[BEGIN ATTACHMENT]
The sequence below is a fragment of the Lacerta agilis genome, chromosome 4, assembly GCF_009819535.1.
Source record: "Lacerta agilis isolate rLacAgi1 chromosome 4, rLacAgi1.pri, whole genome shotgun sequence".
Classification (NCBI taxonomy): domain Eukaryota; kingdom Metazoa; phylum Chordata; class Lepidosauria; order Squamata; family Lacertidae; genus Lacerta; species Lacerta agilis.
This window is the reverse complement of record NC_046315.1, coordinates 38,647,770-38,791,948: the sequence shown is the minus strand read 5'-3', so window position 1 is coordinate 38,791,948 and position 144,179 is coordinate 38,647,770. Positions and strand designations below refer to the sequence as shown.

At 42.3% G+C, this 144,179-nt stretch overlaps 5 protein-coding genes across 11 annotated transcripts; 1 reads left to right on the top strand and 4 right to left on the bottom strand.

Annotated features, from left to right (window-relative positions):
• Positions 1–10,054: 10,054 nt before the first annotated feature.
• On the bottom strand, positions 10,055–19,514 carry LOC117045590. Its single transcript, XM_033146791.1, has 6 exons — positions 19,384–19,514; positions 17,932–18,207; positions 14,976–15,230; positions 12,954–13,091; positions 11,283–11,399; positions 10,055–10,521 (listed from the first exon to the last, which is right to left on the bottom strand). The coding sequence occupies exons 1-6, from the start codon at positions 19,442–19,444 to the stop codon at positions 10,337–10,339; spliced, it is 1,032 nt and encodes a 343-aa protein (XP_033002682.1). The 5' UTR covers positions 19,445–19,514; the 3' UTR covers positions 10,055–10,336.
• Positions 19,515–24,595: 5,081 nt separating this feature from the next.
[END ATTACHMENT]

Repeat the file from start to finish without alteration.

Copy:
The sequence below is a fragment of the Lacerta agilis genome, chromosome 4, assembly GCF_009819535.1.
Source record: "Lacerta agilis isolate rLacAgi1 chromosome 4, rLacAgi1.pri, whole genome shotgun sequence".
Classification (NCBI taxonomy): domain Eukaryota; kingdom Metazoa; phylum Chordata; class Lepidosauria; order Squamata; family Lacertidae; genus Lacerta; species Lacerta agilis.
This window is the reverse complement of record NC_046315.1, coordinates 38,647,770-38,791,948: the sequence shown is the minus strand read 5'-3', so window position 1 is coordinate 38,791,948 and position 144,179 is coordinate 38,647,770. Positions and strand designations below refer to the sequence as shown.

At 42.3% G+C, this 144,179-nt stretch overlaps 5 protein-coding genes across 11 annotated transcripts; 1 reads left to right on the top strand and 4 right to left on the bottom strand.

Annotated features, from left to right (window-relative positions):
• Positions 1–10,054: 10,054 nt before the first annotated feature.
• On the bottom strand, positions 10,055–19,514 carry LOC117045590. Its single transcript, XM_033146791.1, has 6 exons — positions 19,384–19,514; positions 17,932–18,207; positions 14,976–15,230; positions 12,954–13,091; positions 11,283–11,399; positions 10,055–10,521 (listed from the first exon to the last, which is right to left on the bottom strand). The coding sequence occupies exons 1-6, from the start codon at positions 19,442–19,444 to the stop codon at positions 10,337–10,339; spliced, it is 1,032 nt and encodes a 343-aa protein (XP_033002682.1). The 5' UTR covers positions 19,445–19,514; the 3' UTR covers positions 10,055–10,336.
• Positions 19,515–24,595: 5,081 nt separating this feature from the next.